IPv4 addresses come in 4 forms: Unicast, Broadcast, Multicast and Anycast. On the other hand, IPv6 addresses only come in 3 forms: Unicast, Multicast and Anycast. For the purpose of this article, we’ll explain in more detail what is Multicast and how does it work.
The various forms mentioned above are referring to how data is routed to the destination IP addresses. Each form has a different way of being routed to the destination. Unicast is the most basic. When you send data to a Unicast IP address, it just goes from the sender’s machine to the recipient machine that is using that IP address. We have previously covered Anycast and we will explore Broadcast in the future.
Basic concept of Multicast
Think of an Internet radio station which streams music live. If 1000 people are listening to the stream and you are using Unicast, your streaming server basically has to send out the same data 1000 times to each recipient machine. However, with Multicast, the server just sends out the data once and the routers along the way will duplicate the data to send to all who are listening.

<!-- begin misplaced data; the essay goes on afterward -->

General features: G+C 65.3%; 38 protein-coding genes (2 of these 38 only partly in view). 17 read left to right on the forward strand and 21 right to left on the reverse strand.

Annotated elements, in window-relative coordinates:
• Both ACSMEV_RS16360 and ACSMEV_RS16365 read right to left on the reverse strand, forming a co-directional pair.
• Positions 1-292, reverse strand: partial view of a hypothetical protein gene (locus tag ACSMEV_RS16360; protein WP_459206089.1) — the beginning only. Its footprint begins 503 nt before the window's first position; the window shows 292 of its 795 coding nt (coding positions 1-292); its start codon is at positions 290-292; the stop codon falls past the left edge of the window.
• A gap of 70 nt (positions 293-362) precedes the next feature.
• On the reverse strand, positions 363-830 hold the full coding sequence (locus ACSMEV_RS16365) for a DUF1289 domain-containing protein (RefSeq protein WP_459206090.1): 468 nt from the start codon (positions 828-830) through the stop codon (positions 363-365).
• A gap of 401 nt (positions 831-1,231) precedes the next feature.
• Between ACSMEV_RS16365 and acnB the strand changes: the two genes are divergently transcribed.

With Multicast routing, there are special IP address ranges that are used exclusively as Multicast groups. A recipient machine which want to receive the Multicast data will need to send a special join message to one of these groups using the Internet Group Management Protocol (IGMP). After that, the machine will receive Multicast data.
Multicast is used when you need to get data to a large bunch of machines in an efficient manner. Servers streaming audio and video are usually the ones deploying Multicast routing as they get to save on bandwidth by only sending their data once and letting the routers duplicate the data to all of the machines in the Multicast group.
Benefits of Multicast
The main reason for using Multicast is that you will save on bandwidth when you need to serve data to a large group of machines.
In Broadcast, everyone will get the data whether they want it or not. On the other hand, Multicast only sends to interested parties which also helps to limit network data being sent. This can help to prevent data collision on the network as there are less data packets being transmitted.